Brice was talking about he never thought he would get to this level, coming from a small town. He played at Peach Jam, a lot of people started noticing him. What did you notice about him first? What about him saying he never thought he would play at this level?
WILLIAMS: “I do remember the first time seeing Brice at the Peach Jam, the quick jump, the ability to block some shots around the basket. But the quick bounce, that's the first thing. We were looking for another inside player. He was very thin at that time. I guess I just saw a guy that I thought had tremendous potential. We recruited him, liked him, liked what he said.

“When he came to our place, his work ethic wasn't the strongest. Didn't really know how to work the hardest. I've said, gone on record, I pushed him harder than any player I've ever pushed over a four-year period. Strongly criticized him, maybe more than any player I've ever coached. At the same time it's because I thought I saw that there was so much more that he could do.

“I'm not surprised by him saying that he didn't expect this. But I've seen the guy grow leaps and bounds in front of me. I've seen the guy grow leaps and bounds mentally. I've seen him grow mentally, his work ethic, what he's able to produce. I think he's gotten more confidence as he's played.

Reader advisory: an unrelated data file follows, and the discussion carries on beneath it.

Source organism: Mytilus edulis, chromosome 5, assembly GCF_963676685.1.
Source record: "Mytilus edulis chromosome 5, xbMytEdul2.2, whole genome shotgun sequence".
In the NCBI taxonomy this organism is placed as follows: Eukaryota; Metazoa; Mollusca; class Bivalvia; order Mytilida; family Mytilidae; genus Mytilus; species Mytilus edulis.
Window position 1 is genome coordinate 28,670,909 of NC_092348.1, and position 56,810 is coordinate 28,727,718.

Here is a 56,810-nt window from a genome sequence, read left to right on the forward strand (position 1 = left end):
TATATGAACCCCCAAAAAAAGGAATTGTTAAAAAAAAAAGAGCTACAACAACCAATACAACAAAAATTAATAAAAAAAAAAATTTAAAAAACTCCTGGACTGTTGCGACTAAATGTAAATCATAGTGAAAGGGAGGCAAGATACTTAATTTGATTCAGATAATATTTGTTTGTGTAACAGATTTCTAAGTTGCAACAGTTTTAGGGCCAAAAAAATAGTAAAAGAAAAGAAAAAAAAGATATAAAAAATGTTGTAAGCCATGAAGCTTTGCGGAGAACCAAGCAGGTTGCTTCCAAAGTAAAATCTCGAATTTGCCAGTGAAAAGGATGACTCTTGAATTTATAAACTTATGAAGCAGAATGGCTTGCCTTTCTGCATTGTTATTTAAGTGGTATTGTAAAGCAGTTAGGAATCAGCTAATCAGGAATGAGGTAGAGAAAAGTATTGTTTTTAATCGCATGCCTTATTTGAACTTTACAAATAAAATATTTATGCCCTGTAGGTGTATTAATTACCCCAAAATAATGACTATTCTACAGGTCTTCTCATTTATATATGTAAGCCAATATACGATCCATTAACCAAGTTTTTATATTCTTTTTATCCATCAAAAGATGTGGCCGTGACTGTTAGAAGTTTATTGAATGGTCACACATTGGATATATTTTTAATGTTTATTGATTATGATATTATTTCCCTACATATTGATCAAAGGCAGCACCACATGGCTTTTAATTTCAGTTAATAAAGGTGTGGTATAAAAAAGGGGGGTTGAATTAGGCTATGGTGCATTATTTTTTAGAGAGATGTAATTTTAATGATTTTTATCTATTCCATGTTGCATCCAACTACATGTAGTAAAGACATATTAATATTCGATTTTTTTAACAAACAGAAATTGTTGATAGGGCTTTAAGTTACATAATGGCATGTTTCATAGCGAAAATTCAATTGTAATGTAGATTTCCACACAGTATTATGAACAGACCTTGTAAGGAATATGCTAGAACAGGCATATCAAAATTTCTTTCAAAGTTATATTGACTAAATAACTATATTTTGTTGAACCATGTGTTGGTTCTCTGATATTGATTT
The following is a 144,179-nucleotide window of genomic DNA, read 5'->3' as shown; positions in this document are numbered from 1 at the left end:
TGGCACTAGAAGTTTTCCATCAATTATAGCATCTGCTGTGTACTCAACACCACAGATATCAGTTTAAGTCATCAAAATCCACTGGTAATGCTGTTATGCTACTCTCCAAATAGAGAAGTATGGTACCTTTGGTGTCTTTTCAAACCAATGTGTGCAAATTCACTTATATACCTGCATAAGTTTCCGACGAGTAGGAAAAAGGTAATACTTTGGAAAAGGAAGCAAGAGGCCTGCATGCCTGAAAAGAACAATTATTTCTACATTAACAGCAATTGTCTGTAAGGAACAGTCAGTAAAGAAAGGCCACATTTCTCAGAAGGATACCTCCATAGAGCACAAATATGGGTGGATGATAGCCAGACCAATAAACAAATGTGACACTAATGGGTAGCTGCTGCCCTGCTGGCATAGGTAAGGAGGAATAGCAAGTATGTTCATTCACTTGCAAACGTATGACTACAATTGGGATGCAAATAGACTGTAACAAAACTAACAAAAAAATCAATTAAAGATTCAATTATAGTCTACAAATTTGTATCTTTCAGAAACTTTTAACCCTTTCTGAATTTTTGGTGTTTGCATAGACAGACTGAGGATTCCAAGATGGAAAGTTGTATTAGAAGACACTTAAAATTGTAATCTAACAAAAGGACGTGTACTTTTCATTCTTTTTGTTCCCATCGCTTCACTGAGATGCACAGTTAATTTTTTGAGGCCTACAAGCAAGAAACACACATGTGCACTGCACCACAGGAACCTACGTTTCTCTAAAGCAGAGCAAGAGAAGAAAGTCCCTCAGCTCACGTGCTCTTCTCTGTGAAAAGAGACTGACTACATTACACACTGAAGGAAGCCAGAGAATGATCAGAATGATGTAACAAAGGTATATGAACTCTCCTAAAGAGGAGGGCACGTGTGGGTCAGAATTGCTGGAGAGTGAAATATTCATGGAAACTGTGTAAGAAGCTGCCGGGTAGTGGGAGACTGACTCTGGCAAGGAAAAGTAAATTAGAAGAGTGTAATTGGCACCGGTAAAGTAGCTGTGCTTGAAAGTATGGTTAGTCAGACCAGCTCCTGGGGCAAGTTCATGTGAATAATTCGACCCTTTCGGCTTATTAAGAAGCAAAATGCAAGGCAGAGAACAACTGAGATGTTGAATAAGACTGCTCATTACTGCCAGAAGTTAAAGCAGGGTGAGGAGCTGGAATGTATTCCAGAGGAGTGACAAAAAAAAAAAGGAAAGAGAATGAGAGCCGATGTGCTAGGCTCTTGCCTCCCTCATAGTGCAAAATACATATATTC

“I say this all the time. Brice was not a McDonald's All-American. He was a guy that just looked like a prospect. I still want him to work harder. The day I die, I'll probably send a message to Brice, You can do more. But it's the kind of thing with me that I've been extremely proud of where he is now compared to where he was. I'll be even more proud if he gets to that point that I think he can get to. Other than that, he's really a weird dude.”

Roy, Isaiah Hicks has really come on. He played from the outside at Oxford. He's now a power forward. Just his evolution to become the power forward.
WILLIAMS: At Oxford, Leo played him everywhere on the court, did a nice job of helping him develop. He has tremendous leaping ability, he's more effective closer to the basket. He's never been the Kyle Korver three-point shooter. His shot is getting better and better each year. He's spent a lot of time in the weight room. He doesn't look like the same individual when he came. He is a power player. With that leaping ability, he's really done some good things.”

Marcus, you mentioned after the ACC tournament title game, you torn down all the signs in the arena and took them with you into the locker room. Did you keep any of those? Which one is your favorite?
MARCUS PAIGE: "Yeah, we kept some of them. We didn't keep all of them. We took a little bit more than we needed, I think. A couple guys got them signed by the team, put them up where they live, which is pretty cool. I'm going to do that with the one I have. I haven't done that yet. I think Toby is the one that started that, one of our walk-ons. He got everybody to sign it because it said ACC tournament on it. That was pretty cool. Hopefully we can get a couple souvenirs from here.”

Roy, a couple questions about Marcus. The evolution of him as a leader, because it didn't really happen right away. Also he's a confident guy, but when his confidence got down a little bit this year, what kind of things did you say to him?